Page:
Obviously, this is a federal, state, and local effort.  And the first thing I want to do is just to thank everybody who has been involved in the entire rescue and recovery process.  At the top of my list, I have to say that Governor Christie throughout this process has been responsive; he has been aggressive in making sure that the state got out in front of this incredible storm.  And I think the people of New Jersey recognize that he has put his heart and soul into making sure that the people of New Jersey bounce back even stronger than before.  So I just want to thank him for his extraordinary leadership and partnership.

I want to thank the congressional delegation because part of the reason we’re going to be able to respond quickly to all this is because they helped to make sure that FEMA financing was in place, and we’re very appreciative of those efforts.  And I want to thank Craig Fugate; sometimes people just think FEMA and they don’t think the people behind them, but Craig lives and breathes this stuff, making sure that we’re providing the help that people so desperately need in these situations.

I want to thank all the first responders who have been involved in this process — the linesmen, the firefighters, the folks who were in here shuttling out people who were supposed to “get the hell out” and didn’t.  You’ve helped to save a lot of lives and a lot of property.  And one of the things that you learn in these tragedies is, the first responders — keep in mind their homes usually are underwater too, or their families have been affected in some way, and yet they make those personal sacrifices to help other people.  So we really appreciate them.

I’m just going to make a couple of comments.  Number one, and most important, our hearts go out to the families who have lost loved ones.  It’s true that because of some good preparation, the loss of life was kept lower than it might have been, but for those individual families, obviously their world has been torn apart.  And we need to make sure that everybody who has lost a loved one knows they’re in our thoughts and prayers — and I speak for the whole country there.

For those like the people I just had the chance to meet on this block and throughout New Jersey and throughout the region whose lives have been upended, my second message is we are here for you, and we will not forget; we will follow up to make sure that you get all the help that you need until you’ve rebuilt.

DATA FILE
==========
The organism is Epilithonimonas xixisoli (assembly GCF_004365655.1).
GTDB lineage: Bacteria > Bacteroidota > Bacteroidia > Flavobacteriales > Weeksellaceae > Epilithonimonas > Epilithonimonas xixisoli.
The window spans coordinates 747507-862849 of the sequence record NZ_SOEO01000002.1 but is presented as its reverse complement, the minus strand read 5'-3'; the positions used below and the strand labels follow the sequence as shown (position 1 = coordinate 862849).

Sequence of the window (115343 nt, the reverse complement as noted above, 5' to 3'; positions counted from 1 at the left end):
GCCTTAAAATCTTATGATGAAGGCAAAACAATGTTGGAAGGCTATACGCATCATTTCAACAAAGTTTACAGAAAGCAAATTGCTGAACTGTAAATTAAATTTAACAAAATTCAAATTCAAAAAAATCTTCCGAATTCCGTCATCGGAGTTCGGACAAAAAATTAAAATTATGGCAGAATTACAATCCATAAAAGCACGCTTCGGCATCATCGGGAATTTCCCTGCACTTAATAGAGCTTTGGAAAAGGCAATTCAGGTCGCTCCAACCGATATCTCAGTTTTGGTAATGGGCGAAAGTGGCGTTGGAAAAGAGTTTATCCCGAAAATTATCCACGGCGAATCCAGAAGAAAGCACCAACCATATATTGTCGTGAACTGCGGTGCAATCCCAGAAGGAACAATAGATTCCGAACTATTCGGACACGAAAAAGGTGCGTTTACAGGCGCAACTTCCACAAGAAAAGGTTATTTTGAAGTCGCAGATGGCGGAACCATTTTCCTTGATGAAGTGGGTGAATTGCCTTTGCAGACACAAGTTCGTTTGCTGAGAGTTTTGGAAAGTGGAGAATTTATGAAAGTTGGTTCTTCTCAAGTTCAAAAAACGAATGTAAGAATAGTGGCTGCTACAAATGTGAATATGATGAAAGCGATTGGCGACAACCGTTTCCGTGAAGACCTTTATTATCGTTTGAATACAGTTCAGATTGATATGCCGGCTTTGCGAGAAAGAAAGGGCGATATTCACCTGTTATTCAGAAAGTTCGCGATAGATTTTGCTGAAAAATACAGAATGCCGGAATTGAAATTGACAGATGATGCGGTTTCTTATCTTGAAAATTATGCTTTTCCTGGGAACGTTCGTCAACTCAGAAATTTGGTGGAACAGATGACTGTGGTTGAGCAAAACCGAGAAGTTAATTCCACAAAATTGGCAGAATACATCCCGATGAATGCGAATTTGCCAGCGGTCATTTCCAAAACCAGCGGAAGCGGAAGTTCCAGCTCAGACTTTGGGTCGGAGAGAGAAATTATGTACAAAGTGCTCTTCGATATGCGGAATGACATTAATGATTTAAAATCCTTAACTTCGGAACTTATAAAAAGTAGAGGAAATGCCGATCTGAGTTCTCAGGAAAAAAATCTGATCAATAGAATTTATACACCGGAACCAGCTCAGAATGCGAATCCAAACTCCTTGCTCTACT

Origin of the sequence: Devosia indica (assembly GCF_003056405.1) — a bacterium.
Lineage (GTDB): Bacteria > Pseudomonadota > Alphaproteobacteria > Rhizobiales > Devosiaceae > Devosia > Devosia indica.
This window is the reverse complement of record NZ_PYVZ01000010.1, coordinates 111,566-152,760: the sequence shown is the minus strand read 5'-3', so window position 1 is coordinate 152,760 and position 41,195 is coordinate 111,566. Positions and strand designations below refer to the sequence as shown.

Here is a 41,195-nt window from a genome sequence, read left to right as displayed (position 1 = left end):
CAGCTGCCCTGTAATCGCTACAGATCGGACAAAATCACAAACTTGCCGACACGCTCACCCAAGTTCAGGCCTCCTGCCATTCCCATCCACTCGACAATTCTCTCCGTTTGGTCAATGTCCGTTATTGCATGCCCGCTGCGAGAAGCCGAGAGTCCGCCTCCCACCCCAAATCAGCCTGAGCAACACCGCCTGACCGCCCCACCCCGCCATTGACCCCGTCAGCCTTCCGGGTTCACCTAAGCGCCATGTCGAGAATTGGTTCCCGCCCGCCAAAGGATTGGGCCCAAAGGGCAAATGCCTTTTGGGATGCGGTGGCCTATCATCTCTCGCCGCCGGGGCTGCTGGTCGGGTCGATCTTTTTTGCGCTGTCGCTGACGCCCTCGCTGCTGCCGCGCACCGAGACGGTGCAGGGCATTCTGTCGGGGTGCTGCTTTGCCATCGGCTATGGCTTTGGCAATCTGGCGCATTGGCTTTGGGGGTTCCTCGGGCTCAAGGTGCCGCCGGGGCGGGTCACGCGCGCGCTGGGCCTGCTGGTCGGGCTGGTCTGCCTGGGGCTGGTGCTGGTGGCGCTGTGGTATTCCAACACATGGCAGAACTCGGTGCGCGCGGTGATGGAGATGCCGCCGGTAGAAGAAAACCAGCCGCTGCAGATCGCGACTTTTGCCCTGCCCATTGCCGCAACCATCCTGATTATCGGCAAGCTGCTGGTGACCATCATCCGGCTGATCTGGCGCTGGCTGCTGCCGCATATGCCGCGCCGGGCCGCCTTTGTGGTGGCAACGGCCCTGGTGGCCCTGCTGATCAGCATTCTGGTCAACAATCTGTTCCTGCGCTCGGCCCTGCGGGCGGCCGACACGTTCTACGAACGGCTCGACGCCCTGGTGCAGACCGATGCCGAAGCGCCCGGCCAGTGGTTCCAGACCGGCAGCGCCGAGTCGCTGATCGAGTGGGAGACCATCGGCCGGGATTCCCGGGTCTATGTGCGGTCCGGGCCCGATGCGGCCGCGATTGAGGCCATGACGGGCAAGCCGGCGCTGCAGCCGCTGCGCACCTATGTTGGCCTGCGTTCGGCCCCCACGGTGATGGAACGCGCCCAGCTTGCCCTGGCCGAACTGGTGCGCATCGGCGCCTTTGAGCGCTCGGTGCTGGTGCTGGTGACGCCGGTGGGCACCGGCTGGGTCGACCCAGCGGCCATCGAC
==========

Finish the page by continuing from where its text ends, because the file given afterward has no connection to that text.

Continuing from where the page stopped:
At this point, our main focus is on the states of New Jersey, which got hit harder than anybody; the state of New York, particularly lower Manhattan and Long Island.  We are very concerned about some situations in Connecticut as well, and we’re still monitoring West Virginia where there are heavy snows in some inaccessible areas.  But for the most part, those four states are really bearing the brunt of this incredible storm.

What we’ve been able to do is to pre-position and stage commodities — water, power generators, ambulances in some cases, food, medical supplies, emergency supplies — and we have over 2,000 FEMA personnel that are on the ground right now.  Their job, now that we’re moving out of the search-and-rescue phase, is to make sure that they are going out and talking to individual communities so that people know exactly how they can get the help that they need.

We expedited our emergency declarations for the state of New Jersey and local counties that have been affected.  What that means is, is that people can immediately start registering for emergency assistance.  And one of the things I want to emphasize to the people of New Jersey and throughout the region:  Now that you’re safe, your family is safe, but you’re trying to figure out where you’re going to stay for the next couple of days, et cetera, it’s very important that you know that there is help available to you right now, for example, to find rental housing or to be able to pay for some groceries.  Over at the community center we saw a young woman who had a newborn, or I guess probably an eight-month old, still needs diapers and formula, and has run out.  Those are the kinds of basic supplies and help that we can provide.

If you call 800-621-FEMA — 800-621-FEMA — or DisasterAssistance.gov — if you’ve got access to the Internet, you can go to DisasterAssistance.gov.  What that allows you to do is to register right now so that you can immediately start receiving help.  We want to make sure that you get everything that you need.

Just a couple of final points.  Obviously, our biggest priority right now is getting power turned back on.  We were very pleased that Newark got power yesterday; Jersey City is getting power we believe today.  But there are still big chunks of the community, including this community right here, that don’t have power.  And so it’s hard enough cleaning up debris and dealing with boats that have been upended and roads that are blocked; when people don’t have power, though, obviously they’re disabled in all sorts of ways and it’s hard to get back to normal.

So yesterday, I had a chance to speak to the CEOs of the utilities from all across the country.  And a lot of the states that were spared, that were not hard hit, or some states as far away as California, they have pledged to start getting equipment crews, et cetera, here into New Jersey and New York and Connecticut as quickly as possible.

And one of the things that we’ve been able to do — just to give you a sense of how this is an all-hands-deck approach — we’re able to get C-17s and C-130s, military transport planes, potentially, to move assets, personnel to speed up the process of getting power up and running as soon as possible.